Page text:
Friday, 27 December 2013

N is for New Year


Christmas is done! So happy.  Eaten far too much (as usual) and had much fun and many laughs.

Today is a furious day of activity as we have one set of guests leaving and the next couple of days will see the next set descending.  I love it!

And I'm turning my sights towards New Year's Eve.

So I'm digging out my various clocks from around the house to dot around the dining room, and printing Auld Lang Syne sheet music as the backing for A5 menu cards that are placed on people's places to keep everyone to my seating plan.

Am also dusting off the board games in case there's any time between the meal and midnight when we mark the occasion with fireworks in the garden, wave around sparklers and toast each other with champagne around the patio heater.

And the menu's designed to auger in the brand new year and is broken down into more courses than usual to keep it relaxed and keep people at the table as long as possible.  This year sees:
  • Roast Leg of Lamb
  • Potatoes Boulangère (with finely sliced fennel added)
  • Mixed Greens (Kale, savoy cabbage, de-skinned broad beans, peas)
  • Cheese course (Brie, Comté and Stilton with grapes and crackers)
  • Petits Fours (bought in) 
The lovely thing about ALL these dishes is that I can prep them all in advance and they don't take much stove time on the night so I can enjoy being with guests.  Depending on how energetic I feel I can make OR buy in the stuff. This is why the menu includes the chicken liver mousse, the crostini and the Petits Fours.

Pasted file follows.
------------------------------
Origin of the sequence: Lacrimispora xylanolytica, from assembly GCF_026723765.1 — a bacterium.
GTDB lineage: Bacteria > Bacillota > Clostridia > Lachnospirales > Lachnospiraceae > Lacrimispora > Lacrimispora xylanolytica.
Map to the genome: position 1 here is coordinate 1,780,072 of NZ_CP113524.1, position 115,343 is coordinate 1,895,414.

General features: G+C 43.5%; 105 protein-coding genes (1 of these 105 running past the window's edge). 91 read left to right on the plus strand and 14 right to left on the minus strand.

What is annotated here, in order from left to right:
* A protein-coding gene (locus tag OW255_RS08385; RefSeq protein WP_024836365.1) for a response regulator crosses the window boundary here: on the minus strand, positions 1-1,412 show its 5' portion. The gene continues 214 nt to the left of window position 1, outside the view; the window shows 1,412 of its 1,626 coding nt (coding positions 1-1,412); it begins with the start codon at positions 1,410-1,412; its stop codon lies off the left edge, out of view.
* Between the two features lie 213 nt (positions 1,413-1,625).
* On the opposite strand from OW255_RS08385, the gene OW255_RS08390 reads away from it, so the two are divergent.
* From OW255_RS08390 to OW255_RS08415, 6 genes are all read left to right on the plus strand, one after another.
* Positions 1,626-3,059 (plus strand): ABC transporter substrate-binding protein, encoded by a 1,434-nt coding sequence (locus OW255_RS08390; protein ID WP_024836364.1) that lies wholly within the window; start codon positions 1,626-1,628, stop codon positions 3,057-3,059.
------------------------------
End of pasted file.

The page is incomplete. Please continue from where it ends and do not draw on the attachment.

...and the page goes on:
Last, but not least, I'm just need to print off my quiz which I use before the meal to get everyone's brains into gear after sofa slobbing so much in the last few days and kick off the table conversations.  Fingers crossed that no-one reads this before I hand it out on the 31st!

Monday, 16 December 2013

H is for Ham

If there is anything you do because you've read this blog, this should be top of your list.

This for me is a life saver over the festive period.  

It provides for continental breakfasts, sandwiches for my ever-hungry step-sons, chunks for pea and ham soup, and even a dinner when it first comes out of the oven.  And if I do have any left (and this is unusual) then I slice up the remaining joint into really thick slices and freeze it between layers of greaseproof paper to use as needed.

  • The largest joint of unsmoked gammon that will fit in your biggest pan
  • 1 large bottle of full sugar cola (no need for a brand)
  • 1 onion, peeled and chopped into quarters
  • 1 carrot, scrubbed and snapped into two
  • 1 stick of celery, cleaned and snapped into two
  • 150gms packed light brown sugar
  • 2 tblspns English mustard
  • 2 tblspns whisky / bourbon / orange juice

  1. Put the ham (still in its net) in a pan and cover it with cold water.  If it doesn't quite then it's fine
  2. Bring to the boil on the stovetop
  3. Once it's boiled, drain off the water and make sure that there is no remaining puffy scum left on the ham or in the pan
  4. Replace in the pan and if necessary pack out with the onion, celery and carrot.  If they don't fit in the pan, it's not a problem
  5. Pour over the cola to cover the joint* and bring the pan to the boil again
  6. Once it's boiled, turn down the temperature to have the liquid simmering as gently as possible
  7. Leave to simmer for 40 mins per kilo MINUS 35 mins. You may need to top up the cola every now and then.  If you run out of cola, water is fine